Another factor is positive momentum, and Helble says Thayer’s numbers have been growing consistently for a while. “Our engineering students and graduates are recognized on campus for being smart, creative and achieving great success, and I think the successes of our female students, combined with our widely-recognized collaborative environment, attracts more women to engineering at Dartmouth.”

Many women students in engineering and other STEM subjects lament the lack of female mentors and role models. Helble believes that it’s important to see women in these roles, not just as faculty members but at all levels. “As our program has attracted more women, we have even more impressive stories to tell about the success of our female graduates, including their inventions, patents, start-ups, and the impact they’re making wherever they bring their talents.”

GoodCall also assembled a team of women professors and deans and asked them if other schools could experience similar success using Thayer’s model.

Fixing the environment

Elizabeth M. Dell, faculty associate to the provost for female faculty, and associate professor of mechanical engineering technology at the Rochester Institute of Technology, tells GoodCall that Dartmouth Thayer’s accomplishment is impressive and identifies key strategies in attracting and retaining women students. “Research is showing that to retain women students, the content and context of what is taught in the engineering classroom needs to be relatable to women and engaging.” Dell also notes that more schools and organizations are sharing course content that instructors at engineering schools can use in their class.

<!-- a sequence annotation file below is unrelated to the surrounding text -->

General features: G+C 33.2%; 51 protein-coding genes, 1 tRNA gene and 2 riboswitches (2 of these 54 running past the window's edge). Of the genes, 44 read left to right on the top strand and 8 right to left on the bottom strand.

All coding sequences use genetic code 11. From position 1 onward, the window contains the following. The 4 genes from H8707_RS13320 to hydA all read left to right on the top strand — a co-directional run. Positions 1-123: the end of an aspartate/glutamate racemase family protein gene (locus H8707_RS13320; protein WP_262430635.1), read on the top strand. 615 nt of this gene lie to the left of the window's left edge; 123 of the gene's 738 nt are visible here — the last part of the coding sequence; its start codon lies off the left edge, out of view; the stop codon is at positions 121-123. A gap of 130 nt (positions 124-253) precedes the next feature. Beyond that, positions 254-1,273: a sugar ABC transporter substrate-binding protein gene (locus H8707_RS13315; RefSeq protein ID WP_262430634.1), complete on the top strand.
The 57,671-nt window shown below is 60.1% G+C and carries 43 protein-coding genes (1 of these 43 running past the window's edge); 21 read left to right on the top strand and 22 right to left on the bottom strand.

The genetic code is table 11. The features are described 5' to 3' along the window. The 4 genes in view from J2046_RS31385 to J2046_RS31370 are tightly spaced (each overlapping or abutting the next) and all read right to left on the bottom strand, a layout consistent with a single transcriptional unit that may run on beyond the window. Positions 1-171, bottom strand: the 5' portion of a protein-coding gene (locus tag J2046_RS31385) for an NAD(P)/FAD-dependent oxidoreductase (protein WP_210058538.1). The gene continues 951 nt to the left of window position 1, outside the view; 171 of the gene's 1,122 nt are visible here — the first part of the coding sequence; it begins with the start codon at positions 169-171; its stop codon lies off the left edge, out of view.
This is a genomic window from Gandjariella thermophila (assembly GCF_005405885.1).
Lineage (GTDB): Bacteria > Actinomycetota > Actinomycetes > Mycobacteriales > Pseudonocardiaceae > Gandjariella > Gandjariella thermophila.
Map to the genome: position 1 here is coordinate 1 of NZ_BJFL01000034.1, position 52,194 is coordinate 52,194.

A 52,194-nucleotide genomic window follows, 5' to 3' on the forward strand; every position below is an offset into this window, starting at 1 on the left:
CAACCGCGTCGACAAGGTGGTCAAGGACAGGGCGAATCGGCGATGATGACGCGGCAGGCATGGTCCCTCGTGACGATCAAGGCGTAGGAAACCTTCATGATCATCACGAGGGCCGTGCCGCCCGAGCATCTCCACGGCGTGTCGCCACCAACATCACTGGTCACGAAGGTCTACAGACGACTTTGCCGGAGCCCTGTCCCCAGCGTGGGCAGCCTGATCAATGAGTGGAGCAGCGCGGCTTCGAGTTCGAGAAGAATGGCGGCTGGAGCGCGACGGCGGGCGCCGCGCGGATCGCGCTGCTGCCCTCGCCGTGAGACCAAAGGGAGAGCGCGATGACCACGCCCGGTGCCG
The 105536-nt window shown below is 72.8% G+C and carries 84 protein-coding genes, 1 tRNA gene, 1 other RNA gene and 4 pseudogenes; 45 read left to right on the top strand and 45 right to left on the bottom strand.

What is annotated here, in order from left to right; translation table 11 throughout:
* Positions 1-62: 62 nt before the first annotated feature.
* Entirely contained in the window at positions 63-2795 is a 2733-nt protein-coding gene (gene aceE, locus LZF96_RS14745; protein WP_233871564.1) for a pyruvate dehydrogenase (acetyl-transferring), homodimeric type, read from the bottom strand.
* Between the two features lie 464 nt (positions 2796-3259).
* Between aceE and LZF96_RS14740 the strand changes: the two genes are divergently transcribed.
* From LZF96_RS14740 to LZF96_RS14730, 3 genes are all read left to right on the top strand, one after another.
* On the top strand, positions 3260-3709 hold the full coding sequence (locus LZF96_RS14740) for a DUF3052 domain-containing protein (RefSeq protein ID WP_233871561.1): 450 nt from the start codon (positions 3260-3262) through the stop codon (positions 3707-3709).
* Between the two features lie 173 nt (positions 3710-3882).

However, Dell believes what really stands out about Dartmouth is that its strategies focused on the environment. “It is not about ‘fixing’ the women so they will fit in – it’s about ‘fixing’ the engineering learning environment so it’s effective for a broader, more diverse group of students.”